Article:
Broadcast Transformation Report: Live Video Evolves with SRT Technology and the Internet

Broadcast Transformation Report: Live Video Evolves with SRT Technology and the Internet

How do today’s broadcasters transport live video for contribution? For most, the internet plays at least a partial role in live broadcast workflows. However, as technology continues to evolve, industry trends indicate that reliance on the internet for live video contribution continues to grow. This, of course, influences the technology mix behind live video production, including the use of transport protocols like SRT technology. This year’s Broadcast Transformation Report sheds light on these shifts in live vide.

Broadcast Transformation Report 2023

Get more of the latest insights into the state of the live broadcast industry.

The Internet’s Influence on Live Video Continues

How do you transport live video for contribution?

How do you transport live video for contribution?

There’s no denying it: the internet has completely transformed the broadcast industry. The internet is replacing costly satellite links and dedicated fiber networks as the primary route for transporting live contribution feeds. In fact, over 86% respondents (up from 79% last year) confirmed they use the internet to contribute live video content.

The Gold Standard Video Transport Protocol

We also gathered responses that indicate which transport protocols are most used for video transport over the internet. Although RTMP is still used for many live production workflows, SRT is the most used streaming protocol for live video transport over the internet.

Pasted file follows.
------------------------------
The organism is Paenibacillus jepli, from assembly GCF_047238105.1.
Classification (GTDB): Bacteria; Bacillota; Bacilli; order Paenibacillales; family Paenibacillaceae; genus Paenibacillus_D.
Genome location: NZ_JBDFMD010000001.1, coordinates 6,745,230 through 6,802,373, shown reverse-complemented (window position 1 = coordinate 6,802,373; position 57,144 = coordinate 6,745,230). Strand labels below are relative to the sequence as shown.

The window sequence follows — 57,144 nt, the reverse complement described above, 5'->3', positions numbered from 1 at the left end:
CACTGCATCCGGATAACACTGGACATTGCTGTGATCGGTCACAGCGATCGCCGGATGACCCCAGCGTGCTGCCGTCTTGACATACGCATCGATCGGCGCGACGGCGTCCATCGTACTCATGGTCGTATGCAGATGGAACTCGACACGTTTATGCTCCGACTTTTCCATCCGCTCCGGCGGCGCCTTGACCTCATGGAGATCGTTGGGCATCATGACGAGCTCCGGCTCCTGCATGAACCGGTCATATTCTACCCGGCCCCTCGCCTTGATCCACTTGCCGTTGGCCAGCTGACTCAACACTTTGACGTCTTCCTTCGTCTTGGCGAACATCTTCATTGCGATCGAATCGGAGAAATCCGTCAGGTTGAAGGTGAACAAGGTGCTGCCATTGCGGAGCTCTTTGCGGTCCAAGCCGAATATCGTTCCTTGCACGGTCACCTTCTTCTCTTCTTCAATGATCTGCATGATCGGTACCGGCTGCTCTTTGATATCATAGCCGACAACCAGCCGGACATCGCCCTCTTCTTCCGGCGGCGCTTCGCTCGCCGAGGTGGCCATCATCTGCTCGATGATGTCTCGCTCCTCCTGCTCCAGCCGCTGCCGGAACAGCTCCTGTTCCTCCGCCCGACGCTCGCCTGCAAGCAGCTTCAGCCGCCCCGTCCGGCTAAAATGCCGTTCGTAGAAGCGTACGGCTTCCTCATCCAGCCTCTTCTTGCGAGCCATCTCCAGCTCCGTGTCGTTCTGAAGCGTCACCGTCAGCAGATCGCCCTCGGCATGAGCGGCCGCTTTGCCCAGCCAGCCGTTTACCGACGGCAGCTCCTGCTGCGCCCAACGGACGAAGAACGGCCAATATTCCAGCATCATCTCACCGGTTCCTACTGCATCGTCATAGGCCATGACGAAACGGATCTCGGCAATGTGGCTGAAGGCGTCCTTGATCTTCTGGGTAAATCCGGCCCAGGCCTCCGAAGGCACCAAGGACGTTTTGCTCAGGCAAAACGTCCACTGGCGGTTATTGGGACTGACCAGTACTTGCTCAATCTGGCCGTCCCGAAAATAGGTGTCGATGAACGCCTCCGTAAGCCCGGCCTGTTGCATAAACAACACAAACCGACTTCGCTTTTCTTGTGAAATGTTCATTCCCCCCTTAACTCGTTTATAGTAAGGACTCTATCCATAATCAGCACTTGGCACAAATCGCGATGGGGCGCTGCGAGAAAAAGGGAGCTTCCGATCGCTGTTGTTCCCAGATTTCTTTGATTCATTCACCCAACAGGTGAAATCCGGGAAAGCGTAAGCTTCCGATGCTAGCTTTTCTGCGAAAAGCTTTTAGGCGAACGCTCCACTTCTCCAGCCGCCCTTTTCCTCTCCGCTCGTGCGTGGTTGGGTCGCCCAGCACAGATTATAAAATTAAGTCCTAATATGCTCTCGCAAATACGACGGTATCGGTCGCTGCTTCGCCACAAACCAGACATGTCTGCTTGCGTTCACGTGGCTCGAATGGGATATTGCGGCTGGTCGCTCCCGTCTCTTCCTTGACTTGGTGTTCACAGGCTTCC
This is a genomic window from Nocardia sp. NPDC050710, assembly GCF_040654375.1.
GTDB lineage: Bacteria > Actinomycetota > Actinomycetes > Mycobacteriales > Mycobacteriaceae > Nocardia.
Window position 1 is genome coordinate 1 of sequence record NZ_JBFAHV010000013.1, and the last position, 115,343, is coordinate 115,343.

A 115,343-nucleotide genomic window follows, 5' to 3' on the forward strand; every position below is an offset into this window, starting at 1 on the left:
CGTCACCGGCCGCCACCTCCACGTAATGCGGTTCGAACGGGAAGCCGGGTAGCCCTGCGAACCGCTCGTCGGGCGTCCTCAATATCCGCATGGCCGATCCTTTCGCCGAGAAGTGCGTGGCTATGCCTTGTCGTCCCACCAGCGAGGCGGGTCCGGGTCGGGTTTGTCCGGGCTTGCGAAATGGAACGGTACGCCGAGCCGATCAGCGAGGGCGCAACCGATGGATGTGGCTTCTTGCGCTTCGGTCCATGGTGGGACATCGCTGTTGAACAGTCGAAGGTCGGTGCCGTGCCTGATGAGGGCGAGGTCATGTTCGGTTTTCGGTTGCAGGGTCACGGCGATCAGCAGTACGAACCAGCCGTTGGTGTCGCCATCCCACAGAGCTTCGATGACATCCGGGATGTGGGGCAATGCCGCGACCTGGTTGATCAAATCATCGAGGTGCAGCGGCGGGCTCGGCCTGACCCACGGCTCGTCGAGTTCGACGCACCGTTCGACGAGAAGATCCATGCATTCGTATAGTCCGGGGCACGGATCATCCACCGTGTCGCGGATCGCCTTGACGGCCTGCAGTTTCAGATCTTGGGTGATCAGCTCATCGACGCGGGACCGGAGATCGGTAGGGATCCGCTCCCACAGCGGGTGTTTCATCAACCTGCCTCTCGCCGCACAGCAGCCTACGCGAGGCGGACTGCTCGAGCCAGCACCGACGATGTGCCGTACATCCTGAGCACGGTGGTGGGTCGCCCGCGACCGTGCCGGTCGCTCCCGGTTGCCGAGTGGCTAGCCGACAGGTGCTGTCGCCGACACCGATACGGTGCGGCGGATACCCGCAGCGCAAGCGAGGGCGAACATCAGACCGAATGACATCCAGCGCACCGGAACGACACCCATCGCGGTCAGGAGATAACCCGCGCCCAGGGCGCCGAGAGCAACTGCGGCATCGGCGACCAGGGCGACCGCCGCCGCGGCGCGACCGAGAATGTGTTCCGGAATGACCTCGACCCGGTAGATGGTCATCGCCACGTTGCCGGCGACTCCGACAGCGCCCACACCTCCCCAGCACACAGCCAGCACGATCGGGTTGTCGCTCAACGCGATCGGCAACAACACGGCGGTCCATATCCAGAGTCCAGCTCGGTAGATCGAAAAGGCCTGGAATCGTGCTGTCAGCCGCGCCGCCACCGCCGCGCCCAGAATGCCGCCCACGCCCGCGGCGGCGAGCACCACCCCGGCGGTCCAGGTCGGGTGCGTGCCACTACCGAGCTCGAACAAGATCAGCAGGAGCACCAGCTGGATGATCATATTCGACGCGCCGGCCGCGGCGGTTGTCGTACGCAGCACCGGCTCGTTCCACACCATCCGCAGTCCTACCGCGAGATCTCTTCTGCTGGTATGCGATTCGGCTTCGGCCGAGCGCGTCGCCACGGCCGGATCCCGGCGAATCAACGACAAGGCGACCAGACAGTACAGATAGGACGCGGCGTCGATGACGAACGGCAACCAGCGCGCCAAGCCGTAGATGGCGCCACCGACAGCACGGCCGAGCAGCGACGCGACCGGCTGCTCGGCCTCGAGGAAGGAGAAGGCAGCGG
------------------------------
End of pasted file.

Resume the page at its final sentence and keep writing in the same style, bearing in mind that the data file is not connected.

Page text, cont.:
Which video transport protocols do you currently use?

Which video transport protocols do you currently use?

Responses indicate that although RTMP is still used for many live production workflows, SRT is the most used streaming protocol for live video transport over the internet.  

The fact that RTMP is no longer actively supported and can only carry H.264 video streams has led many broadcasters to use the SRT protocol instead. The open-source transport protocol, pioneered by Haivision, features low latency packet loss recovery technology, built-in encryption, and is content-agnostic. This makes SRT well-suited to the more bandwidth-efficient HEVC codec, especially for 4K and HDR content. The SRT protocol’s wide industry adoption by broadcasters and technology vendors alike has enabled it to make major inroads within today’s agile cloud and IP video workflows.

Furthermore, with a majority of those we surveyed using hybrid on-premise/remote workflows, it can be inferred that SRT streaming over the internet plays a critical role in supporting remote production and collaborative decentralized workflows.  

SRT Technology Continues its Growth

Several signs point to the continued growth in the adoption of the SRT protocol. In just the first four months of 2023, the SRT Alliance celebrated six years since its founding while also surpassing 600 members. The newest additions to the SRT Alliance include YouTube and Paramount, signaling the protocol’s growing ubiquity in live video production for all types of content.  

SRT in Action: SRT InterOp Plugfest

This year, Haivision, the SRT Alliance, and YouTube tested interoperability with the SRT protocol, highlighting compatibility with YouTube for live video contribution, as well as the latest updates to the transport protocol. Check out the webinar recording here

The Ultimate Guide to the SRT Video Streaming Protocol

Everything you need to know to effectively use the SRT protocol for live video contribution.

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Haivision celebrates 20 years of innovation in live video!
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Haivision celebrates 20 years of innovation in live video!